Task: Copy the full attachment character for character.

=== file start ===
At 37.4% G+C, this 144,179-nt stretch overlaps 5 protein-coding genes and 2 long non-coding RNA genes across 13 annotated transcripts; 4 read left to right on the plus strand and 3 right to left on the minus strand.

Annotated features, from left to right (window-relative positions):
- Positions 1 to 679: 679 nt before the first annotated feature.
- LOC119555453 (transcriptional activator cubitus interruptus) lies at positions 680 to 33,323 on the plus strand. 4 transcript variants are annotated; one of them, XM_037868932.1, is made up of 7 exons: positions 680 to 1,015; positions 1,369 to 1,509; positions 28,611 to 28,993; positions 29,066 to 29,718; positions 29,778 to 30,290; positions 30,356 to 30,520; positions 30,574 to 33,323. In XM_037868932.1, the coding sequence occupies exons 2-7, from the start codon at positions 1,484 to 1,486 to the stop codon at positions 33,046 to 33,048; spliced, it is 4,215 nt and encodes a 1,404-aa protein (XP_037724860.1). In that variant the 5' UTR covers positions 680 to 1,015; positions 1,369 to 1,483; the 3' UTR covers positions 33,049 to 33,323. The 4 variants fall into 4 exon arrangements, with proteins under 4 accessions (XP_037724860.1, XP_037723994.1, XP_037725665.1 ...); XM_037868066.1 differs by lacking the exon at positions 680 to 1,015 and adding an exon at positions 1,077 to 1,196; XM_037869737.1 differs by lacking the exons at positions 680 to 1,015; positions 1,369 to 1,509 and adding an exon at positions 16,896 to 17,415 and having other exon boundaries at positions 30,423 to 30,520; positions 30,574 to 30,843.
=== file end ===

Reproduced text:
At 37.4% G+C, this 144,179-nt stretch overlaps 5 protein-coding genes and 2 long non-coding RNA genes across 13 annotated transcripts; 4 read left to right on the plus strand and 3 right to left on the minus strand.

Annotated features, from left to right (window-relative positions):
- Positions 1 to 679: 679 nt before the first annotated feature.
- LOC119555453 (transcriptional activator cubitus interruptus) lies at positions 680 to 33,323 on the plus strand. 4 transcript variants are annotated; one of them, XM_037868932.1, is made up of 7 exons: positions 680 to 1,015; positions 1,369 to 1,509; positions 28,611 to 28,993; positions 29,066 to 29,718; positions 29,778 to 30,290; positions 30,356 to 30,520; positions 30,574 to 33,323. In XM_037868932.1, the coding sequence occupies exons 2-7, from the start codon at positions 1,484 to 1,486 to the stop codon at positions 33,046 to 33,048; spliced, it is 4,215 nt and encodes a 1,404-aa protein (XP_037724860.1). In that variant the 5' UTR covers positions 680 to 1,015; positions 1,369 to 1,483; the 3' UTR covers positions 33,049 to 33,323. The 4 variants fall into 4 exon arrangements, with proteins under 4 accessions (XP_037724860.1, XP_037723994.1, XP_037725665.1 ...); XM_037868066.1 differs by lacking the exon at positions 680 to 1,015 and adding an exon at positions 1,077 to 1,196; XM_037869737.1 differs by lacking the exons at positions 680 to 1,015; positions 1,369 to 1,509 and adding an exon at positions 16,896 to 17,415 and having other exon boundaries at positions 30,423 to 30,520; positions 30,574 to 30,843.